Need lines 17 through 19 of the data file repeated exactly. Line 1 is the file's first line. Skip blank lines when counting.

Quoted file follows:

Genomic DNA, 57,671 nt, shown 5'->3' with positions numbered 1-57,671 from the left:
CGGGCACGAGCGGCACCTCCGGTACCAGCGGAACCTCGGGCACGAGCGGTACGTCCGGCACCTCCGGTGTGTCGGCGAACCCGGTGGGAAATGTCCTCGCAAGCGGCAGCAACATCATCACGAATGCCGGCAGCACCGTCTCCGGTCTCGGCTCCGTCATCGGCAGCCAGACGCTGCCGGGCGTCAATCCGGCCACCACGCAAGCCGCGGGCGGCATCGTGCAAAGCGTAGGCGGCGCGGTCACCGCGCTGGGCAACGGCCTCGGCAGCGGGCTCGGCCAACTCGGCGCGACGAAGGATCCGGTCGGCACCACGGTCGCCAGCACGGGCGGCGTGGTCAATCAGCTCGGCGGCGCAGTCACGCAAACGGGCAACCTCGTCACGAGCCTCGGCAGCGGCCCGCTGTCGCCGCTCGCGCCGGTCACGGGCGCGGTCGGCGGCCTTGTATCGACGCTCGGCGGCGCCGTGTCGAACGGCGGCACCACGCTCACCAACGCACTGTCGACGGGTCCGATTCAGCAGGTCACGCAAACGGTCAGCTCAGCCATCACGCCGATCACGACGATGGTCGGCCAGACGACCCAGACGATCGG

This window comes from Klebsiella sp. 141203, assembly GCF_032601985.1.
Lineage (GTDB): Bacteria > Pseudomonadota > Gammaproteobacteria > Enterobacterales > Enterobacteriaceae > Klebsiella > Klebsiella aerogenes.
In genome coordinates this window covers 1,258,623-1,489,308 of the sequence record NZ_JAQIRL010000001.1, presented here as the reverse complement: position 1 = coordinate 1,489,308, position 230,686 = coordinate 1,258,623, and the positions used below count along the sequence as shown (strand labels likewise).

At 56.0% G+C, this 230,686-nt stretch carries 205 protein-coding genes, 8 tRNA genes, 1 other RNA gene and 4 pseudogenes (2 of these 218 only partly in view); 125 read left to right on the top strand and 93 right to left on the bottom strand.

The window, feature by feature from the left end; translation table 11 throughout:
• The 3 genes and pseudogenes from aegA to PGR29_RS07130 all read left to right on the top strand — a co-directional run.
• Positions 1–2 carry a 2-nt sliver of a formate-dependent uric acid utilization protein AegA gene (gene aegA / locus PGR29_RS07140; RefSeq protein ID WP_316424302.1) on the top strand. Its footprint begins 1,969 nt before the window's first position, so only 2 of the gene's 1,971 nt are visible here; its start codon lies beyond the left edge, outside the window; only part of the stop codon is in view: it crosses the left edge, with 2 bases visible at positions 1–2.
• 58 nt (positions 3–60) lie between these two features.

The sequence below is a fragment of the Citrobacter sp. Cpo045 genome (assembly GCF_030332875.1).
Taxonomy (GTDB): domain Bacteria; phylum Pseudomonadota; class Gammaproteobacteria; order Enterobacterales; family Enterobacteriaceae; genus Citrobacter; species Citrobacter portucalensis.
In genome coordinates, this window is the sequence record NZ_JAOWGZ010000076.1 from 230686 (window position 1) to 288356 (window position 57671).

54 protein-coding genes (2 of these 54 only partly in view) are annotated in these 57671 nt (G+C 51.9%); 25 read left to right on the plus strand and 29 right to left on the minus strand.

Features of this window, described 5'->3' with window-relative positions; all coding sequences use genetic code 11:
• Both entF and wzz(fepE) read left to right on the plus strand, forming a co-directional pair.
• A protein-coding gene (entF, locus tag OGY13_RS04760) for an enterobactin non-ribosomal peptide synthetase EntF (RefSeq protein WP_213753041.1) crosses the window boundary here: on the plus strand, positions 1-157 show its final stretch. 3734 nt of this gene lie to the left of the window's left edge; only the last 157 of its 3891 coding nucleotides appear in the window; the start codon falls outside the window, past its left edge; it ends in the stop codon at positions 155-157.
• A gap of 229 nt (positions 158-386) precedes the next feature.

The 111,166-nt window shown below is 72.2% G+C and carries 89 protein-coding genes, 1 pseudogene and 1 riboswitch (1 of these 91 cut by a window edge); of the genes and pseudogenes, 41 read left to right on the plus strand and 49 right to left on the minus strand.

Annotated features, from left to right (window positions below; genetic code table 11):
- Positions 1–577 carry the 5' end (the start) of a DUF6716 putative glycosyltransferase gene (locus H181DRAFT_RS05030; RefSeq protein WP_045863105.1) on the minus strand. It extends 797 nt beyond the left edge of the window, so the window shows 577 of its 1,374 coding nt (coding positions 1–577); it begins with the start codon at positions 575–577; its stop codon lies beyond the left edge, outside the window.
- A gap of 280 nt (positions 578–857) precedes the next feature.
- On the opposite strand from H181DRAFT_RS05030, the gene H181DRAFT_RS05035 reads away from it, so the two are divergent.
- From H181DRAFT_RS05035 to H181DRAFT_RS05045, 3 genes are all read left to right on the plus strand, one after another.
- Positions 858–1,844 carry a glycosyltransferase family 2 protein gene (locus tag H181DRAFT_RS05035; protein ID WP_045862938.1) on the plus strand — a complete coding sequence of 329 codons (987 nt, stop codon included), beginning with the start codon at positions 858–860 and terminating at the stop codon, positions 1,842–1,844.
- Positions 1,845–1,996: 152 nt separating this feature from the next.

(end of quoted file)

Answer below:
• A protein-coding gene (entF, locus tag OGY13_RS04760) for an enterobactin non-ribosomal peptide synthetase EntF (RefSeq protein WP_213753041.1) crosses the window boundary here: on the plus strand, positions 1-157 show its final stretch. 3734 nt of this gene lie to the left of the window's left edge; only the last 157 of its 3891 coding nucleotides appear in the window; the start codon falls outside the window, past its left edge; it ends in the stop codon at positions 155-157.
• A gap of 229 nt (positions 158-386) precedes the next feature.

The 111,166-nt window shown below is 72.2% G+C and carries 89 protein-coding genes, 1 pseudogene and 1 riboswitch (1 of these 91 cut by a window edge); of the genes and pseudogenes, 41 read left to right on the plus strand and 49 right to left on the minus strand.